Pointing toward cultural strengths and resiliencies, Hispan-ic paradox and barrio advantage theories are quite consistent with social work’s strengths and empowerment perspectives (Lee & Hudson, 2017). At about the same time, African Amer-ican feminist and legal scholar Kimberlé Crenshaw coined the term “intersectionality” (1989). Black feminists helped us realize that their experiences were not merely categorically or additive-ly different from those of white feminists, but existentialadditive-ly, even multiplicatively, different. Moreover, they pointed toward the necessity of studying such intersections if we were to have the most relevant knowledge for professional practices and policy (Bowleg, 2012; Hulko, 2009). This study does so by examining the intersection of gender, Hispanic ethnicity, and health.

Little is known about how Hispanic health advantages may differ for men and women. A systematic review of 58 mortali-ty studies found much evidence in support of a Hispanic para-doxical effect, but it was not significantly moderated by gender (Ruiz et al., 2013). Another review, however, suggested that such Hispanic mortality advantages “may be more evident among men” (Markides & Eschbach, 2005, p. 253). Patel, Schupp, Go-mez, Chang and Wakelee (2013) explored, but did not test, a lung cancer survival cohort and found a slightly more pronounced

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Chapter Title

Advantages of Hispanic Men in Hispanic Enclaves

Hispanic advantage among men who lived in Hispanic enclaves. Similarly, another exploratory study suggested a colon cancer survival advantage of eight Mexican American men who lived in barrio neighborhoods compared to otherwise similar Mexi-can AmeriMexi-can women (Gorey et al., 2018).

A historical database of colon cancer care among those liv-ing in poverty in 1990s and 2000s pre-Obamacare California provided a secondary analytic opportunity to examine the in-tersection of gender, Hispanic ethnicity, and colon cancer care to more confidently test specific Hispanic advantages among men, while providing evidence relevant to America’s present health care debate (Escobar et al., 2019; Gorey et al., 2013; Rich-ter, Gorey, Haji-Jama, & Luginaah, 2015). Gorey and colleagues demonstrated that focusing on socioeconomically vulnerable people tends to magnify practical policy significance.

We think this data platform instructive for the following reasons. First, in oversampling people living in poverty, it also oversampled Hispanic people. Moreover, previous studies have suggested that Hispanic paradoxical effects are strongest among the most socioeconomically vulnerable (Turra & Gold-man, 2007). Second, colon cancer is prevalent among Hispanic and NHW women and men and is treatable when diagnosed early (American Cancer Society, 2015; Hines et al., 2015). Third, better understandings of treatment access may help us better understand observed survival differences. Evidence-based, post-surgical chemotherapies proliferated for the care and com-fort of people with colon cancer during this era. However, with much managerial and clinical discretion, the majority of Amer-icans did not receive them. Finally, this historical platform will facilitate our envisioning what to expect if the Affordable Care Act were to be replaced with any of the conservative reforms under present consideration.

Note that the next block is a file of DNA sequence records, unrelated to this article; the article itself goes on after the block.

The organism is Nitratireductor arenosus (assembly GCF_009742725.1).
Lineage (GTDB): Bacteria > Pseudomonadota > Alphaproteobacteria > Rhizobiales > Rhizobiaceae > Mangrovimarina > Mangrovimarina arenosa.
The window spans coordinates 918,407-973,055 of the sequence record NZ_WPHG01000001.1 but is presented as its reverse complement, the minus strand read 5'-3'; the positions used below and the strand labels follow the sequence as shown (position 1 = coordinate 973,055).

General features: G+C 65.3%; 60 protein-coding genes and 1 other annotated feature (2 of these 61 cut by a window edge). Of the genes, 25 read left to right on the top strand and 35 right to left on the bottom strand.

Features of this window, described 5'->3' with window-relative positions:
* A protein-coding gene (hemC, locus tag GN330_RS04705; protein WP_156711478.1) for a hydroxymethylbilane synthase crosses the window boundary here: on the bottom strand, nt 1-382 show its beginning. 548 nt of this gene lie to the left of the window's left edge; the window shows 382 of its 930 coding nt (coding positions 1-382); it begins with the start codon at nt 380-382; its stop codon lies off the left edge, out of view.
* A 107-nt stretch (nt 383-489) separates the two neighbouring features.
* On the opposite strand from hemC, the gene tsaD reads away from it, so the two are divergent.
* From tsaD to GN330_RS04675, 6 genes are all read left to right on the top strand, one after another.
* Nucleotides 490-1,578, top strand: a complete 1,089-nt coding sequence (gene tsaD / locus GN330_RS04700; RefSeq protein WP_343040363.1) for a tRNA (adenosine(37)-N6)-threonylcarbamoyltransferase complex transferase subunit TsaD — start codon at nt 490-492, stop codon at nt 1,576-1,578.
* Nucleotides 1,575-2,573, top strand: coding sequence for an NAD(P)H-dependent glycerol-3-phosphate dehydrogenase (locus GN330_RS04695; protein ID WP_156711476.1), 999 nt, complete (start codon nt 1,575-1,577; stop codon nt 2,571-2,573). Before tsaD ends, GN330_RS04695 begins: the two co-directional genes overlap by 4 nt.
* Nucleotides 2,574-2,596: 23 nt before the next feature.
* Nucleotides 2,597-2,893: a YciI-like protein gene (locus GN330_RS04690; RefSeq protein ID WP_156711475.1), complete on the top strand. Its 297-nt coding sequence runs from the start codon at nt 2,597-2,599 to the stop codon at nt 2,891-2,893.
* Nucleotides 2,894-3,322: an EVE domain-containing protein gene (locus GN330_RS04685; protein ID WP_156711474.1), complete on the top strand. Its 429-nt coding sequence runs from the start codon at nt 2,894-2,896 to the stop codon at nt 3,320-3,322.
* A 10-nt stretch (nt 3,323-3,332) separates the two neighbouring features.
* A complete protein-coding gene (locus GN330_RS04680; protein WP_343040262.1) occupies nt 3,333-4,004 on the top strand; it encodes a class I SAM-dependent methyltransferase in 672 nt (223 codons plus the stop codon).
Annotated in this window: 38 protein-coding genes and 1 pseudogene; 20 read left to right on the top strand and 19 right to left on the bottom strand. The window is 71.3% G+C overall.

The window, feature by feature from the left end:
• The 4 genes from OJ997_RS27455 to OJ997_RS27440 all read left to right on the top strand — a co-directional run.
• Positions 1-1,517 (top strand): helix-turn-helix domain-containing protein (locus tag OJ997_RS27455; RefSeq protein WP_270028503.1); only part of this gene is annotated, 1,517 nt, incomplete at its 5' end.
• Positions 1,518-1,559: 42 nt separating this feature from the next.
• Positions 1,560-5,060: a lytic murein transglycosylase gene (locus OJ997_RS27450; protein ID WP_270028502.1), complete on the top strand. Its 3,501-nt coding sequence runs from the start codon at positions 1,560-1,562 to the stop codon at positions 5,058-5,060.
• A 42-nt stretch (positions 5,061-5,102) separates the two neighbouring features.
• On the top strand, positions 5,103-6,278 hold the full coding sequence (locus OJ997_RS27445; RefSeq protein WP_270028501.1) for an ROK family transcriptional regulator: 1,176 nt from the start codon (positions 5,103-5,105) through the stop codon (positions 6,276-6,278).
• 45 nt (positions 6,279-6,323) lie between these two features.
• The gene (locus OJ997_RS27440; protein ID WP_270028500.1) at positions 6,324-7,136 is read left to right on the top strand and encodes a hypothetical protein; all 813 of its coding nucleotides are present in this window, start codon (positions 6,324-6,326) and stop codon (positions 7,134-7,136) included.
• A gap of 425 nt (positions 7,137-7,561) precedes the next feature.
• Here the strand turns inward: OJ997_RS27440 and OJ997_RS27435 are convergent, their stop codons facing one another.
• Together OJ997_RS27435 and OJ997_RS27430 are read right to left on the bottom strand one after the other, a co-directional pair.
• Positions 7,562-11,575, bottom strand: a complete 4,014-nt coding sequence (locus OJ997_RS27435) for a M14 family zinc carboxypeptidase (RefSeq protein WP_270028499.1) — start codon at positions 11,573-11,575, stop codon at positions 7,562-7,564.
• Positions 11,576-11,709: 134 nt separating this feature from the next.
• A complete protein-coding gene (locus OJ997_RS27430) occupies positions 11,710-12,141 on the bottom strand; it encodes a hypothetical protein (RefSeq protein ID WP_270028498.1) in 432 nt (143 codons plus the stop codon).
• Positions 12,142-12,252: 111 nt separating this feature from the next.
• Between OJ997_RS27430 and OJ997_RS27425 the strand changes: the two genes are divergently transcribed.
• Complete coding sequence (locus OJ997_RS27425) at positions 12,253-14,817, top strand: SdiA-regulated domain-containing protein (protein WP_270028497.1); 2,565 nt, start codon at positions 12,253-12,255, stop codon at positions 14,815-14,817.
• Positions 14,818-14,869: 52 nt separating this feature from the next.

This study, therefore, examined the intersection of gender, Hispanic ethnicity, and chemotherapy access. We hypothesized an interaction of Hispanic ethnicity, gender, and Hispanic en-clave status such that the advantaging effect of living in a His-panic enclave was greater among HisHis-panic men.

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Methods

The sampling frame was the Greater California Cancer Reg-istry, which is among North America’s most comprehensive and valid. The original historical cohort of 6,300 people with co-lon cancer was established between 1995 and 2000, joined to the U.S. decennial census in 2000 and followed to 2010. It oversam-pled the poor, and consequently Hispanic people, by randomly selecting a third of its participants from high poverty neighbor-hoods where 30% or more of the households were poor (Wilson, 2012). The remainder were selected from strata of 5% to 29% or less than 5% poor. The most affluent third was excluded from this analysis. It was restricted to 511 Hispanic and 1,753 NHW people with stages II to IV colon cancer. Stage I was excluded because chemotherapy is not indicated. Hispanic enclaves were defined as neighborhoods where 40% or more of the residents were Hispanic, as this was the most predictive criterion.

Age confounds any cancer analysis, and chemotherapy is indicated therapeutically for stages II and III and palliatively for stage IV colon cancer. A logistic regression tested the main effects of Hispanic ethnicity, gender, and Hispanic enclave resi-dence and their hypothesized 3-way interaction, controlling for potential confounding influences of age and stage of disease. Exploratory survival analyses used Cox regressions. Hazard ra-tios (HR) and confidence intervals (CI) were estimated (Vitting-hoff, Glidden, Shiboski, & McCulloch, 2012). After the three age and stage-adjusted main effects and their interaction entered no other demographic, socioeconomic or clinical characteris-tic entered any regression model. As for praccharacteris-tical analyses, all rates were age and stage-adjusted and reported as percentages. Standardized rate ratios (RR) were reported with CIs. Details of methods, limitations and ethics were reported (Escobar et al., 2019; Gorey et al., 2013; 2015, 2018).